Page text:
I already mentioned that tone is far more important than the speed of playing. But the tone is a far more elusive goose to hunt down. Few things that might help: first you need to have a clear audio picture of what kind of tone is your ideal. This is usually the tone of your favorite or a few favorite players. Then you need to be able to describe it in words. Then you go about getting it into your fingers. These days it’s easier because we have so many videos of our favorite players and are able to study and copy their picking hand position. We can pay attention to their pick attack and watch and listen to the left hand deciding if the tone is more staccato or leans more on legato. Both hands matter in getting a good tone and ultimately it’s up to you to find what works and sounds good.You need to be honest with yourself and be critical of what you hear. Experiment: pick position, pick grip, hand position and angle. See what kind of changes give you satisfying results and try to make a note of that, mental or otherwise and stick with it for a while. One time I asked a friend, Koran Agan, whose tone is pretty much supreme to my ear: how did you get your tone? Did he do anything to develop it and such? He told me that he doesn’t remember doing anything specifically about it other than in college (he graduated from Berkeley) when he’d practice late at night, often he would play a single note at a time and just let it ring out and listen. And he said he did that a lot during this period. He also said: change strings, dust off the guitar, water your plants and listen. So there’s that too. Pick up your guitar, set the timer and play any random note. Listen carefully and repeat, go up and down the fretboard, explore different positions on the guitar neck, for two minutes. Try to assess what you heard. To truly be able to critique, record yourself, this is very important. Oftentimes when I thought my tone was getting there, I recorded myself and would realize it’s not what I want to hear and it needs more work. And yes this can be discouraging, practicing something for a long time and not seeing and hearing the results. It’s about having goals and expectations and how to set them and differentiate between them. But more on that later. Another thing that might happen is you might start thinking this is something that simply isn’t possible within the limits of your ability or talent…or which is it?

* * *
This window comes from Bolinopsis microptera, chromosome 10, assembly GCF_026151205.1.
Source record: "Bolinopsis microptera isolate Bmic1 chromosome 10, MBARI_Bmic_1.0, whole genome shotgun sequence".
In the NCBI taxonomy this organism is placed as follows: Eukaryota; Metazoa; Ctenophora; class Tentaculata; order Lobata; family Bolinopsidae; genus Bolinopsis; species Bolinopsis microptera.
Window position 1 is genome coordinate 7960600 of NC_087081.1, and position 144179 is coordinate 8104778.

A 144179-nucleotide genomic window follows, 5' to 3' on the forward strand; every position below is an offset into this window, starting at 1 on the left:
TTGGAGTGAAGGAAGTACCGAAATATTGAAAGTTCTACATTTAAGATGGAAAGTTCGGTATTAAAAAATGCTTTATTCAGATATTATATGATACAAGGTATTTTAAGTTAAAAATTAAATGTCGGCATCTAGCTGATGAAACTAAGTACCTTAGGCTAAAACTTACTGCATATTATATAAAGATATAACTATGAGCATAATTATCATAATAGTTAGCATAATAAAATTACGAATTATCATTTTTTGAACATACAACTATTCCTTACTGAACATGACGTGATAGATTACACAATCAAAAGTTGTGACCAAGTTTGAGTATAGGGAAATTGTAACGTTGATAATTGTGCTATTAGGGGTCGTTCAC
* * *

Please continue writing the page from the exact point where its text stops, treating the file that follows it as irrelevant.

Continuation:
I’ll Never be as Good as… Plus I’m too Old to get Better